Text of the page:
Haiti

Employing the partnership paradigm

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While the wider humanitarian response to the 2010 earthquake in Haiti garnered criticism, pockets of genuine success have emerged from the rubble. Two years on, one of the most important lessons learned has been the value of engaging local partners on the ground to help facilitate an effective response.

In the wake of the extraordinary devastation wrought by the January 2010 earthquake in Haiti, the international community descended on the island nation with an unprecedented relief and recovery effort. At one point Haiti had more nongovernmental organisations on its soil than did any other country, save the 100-times more populous India.

The aid and development scene in the western hemisphere’s poorest country has been a difficult one for some time. The earthquake’s aftermath further exposed longstanding structural and systemic problems that made the humanitarian response all the more challenging.

And it did not take long for scathing criticism to emerge about the lack of relevance and effectiveness of the overall humanitarian response.

A briefing paper issued one year after the earthquake by a collection of aid organisations, including ACT Alliance member Christian Aid, criticised the overall humanitarian effort for prioritising the needs of donors, governments and businesses at the expense of Haitian civil society and community-based organisations. In the same vein, an Oxfam report declared that “Too many donors from rich countries have pursued their own aid priorities” at the expense of those in need.

Recovery from the bottom up

In contrast to this top-down approach, ACT Alliance – one of the largest blocs of humanitarian support in the country – has placed a strong emphasis on working with longstanding local partners, with some relationships going all the way back to the 1950s.

These Haitian partners already had the trust of local communities before the quake struck, and so were able to help facilitate the ACT emergency response in its initial phases. In the quake’s chaotic and dangerous aftermath, for example, many aid agencies felt the need to rely on military escorts to distribute supplies in insecure environments.

ACT never resorted to any militarised distribution methods – instead relying on local partners who helped secure the transfer of life-saving necessities to communities who already had their trust and support. For instance, ACT member The Christian Reformed World Relief Committee (CRWRC) relied solely on several local partner organisations during its distribution of critical supplies to families in the affected communities of Leogane.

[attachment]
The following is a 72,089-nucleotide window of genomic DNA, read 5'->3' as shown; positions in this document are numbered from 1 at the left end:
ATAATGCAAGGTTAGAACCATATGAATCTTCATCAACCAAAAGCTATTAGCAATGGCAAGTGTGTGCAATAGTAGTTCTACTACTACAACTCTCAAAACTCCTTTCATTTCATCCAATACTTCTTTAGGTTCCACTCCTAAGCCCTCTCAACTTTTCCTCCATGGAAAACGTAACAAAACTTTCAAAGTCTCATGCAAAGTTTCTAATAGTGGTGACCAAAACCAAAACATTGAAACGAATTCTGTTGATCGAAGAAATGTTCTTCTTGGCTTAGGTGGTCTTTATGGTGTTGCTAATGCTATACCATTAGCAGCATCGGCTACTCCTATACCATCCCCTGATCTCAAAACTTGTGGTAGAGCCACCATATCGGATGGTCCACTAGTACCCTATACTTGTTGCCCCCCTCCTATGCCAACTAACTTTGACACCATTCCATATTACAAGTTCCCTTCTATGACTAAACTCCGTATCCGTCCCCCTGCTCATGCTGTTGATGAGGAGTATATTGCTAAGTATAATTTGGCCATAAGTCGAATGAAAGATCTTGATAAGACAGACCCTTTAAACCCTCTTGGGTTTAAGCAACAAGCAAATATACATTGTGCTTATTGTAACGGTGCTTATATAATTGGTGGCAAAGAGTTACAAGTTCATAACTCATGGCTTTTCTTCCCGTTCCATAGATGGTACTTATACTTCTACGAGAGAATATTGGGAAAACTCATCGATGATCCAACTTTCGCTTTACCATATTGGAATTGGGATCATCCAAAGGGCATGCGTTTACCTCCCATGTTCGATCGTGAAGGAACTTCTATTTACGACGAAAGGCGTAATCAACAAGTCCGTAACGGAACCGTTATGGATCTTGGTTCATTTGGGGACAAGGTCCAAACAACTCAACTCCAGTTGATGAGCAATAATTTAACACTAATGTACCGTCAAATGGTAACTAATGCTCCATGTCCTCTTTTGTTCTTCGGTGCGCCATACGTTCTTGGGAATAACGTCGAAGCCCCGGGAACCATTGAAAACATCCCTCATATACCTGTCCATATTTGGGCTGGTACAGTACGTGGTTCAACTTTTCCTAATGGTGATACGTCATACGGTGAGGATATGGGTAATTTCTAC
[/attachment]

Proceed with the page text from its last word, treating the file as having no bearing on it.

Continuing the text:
As the emergency phase of the response came to a close, ACT adapted its response toward rebuilding and recovery initiatives. Now, two years on, the value of the partnership approach has been demonstrated time and again in cases where local organisations have been able to guide ACT member organisations toward sustainable solutions valued – and moulded – by the local community.

CRWRC, for example, changed its home construction materials – from a tarp to plywood-based model – on the advice of members of the local Community Advisory Committee (CAC) in Leogane.

“The provision of houses whose walls are clad in [a more durable, less penetrable] plywood has made families more secure, more confident in their living environment – liberating them to pursue daily activities without undue worries about the safety of their families and belongings,” explained Jean Pierre Paul and Shiller Cherilan of CRWRC/CAC, Leogane.

Surely without inputs from partners like CAC, the ACT response would have been more restricted and less effective.

Looking ahead, CAC members insist that international organisations must continue to reinforce their trust in and respect for local organisations – particularly now, as the international response transitions from one of humanitarian relief to long-term development. Just as grassroots initiatives were central to successful relief and recovery efforts, Haitians must continue to be at the centre of the ongoing work to build a sustainable future for their country.

CRWRC partner organisations who assisted with food distribution efforts in Leogone mentioned above include the Organisation des Jeunes Progressistes de Masson (OJPM); Connexion des Idées Evolutives et Progressives de la Pte- Rivière de Leogane (CIEPLE); Macombre: Regroupement des Cadres de Développement pour la Petite Rivière de Leogane (RECAD-PRIL); Luithor: Union des Jeunes Progressistes pour le Développement de Luithor (UJPDL); and Croix des Peres: Organisation des Jeunes Progressistes de Croix des Peres (OJPC)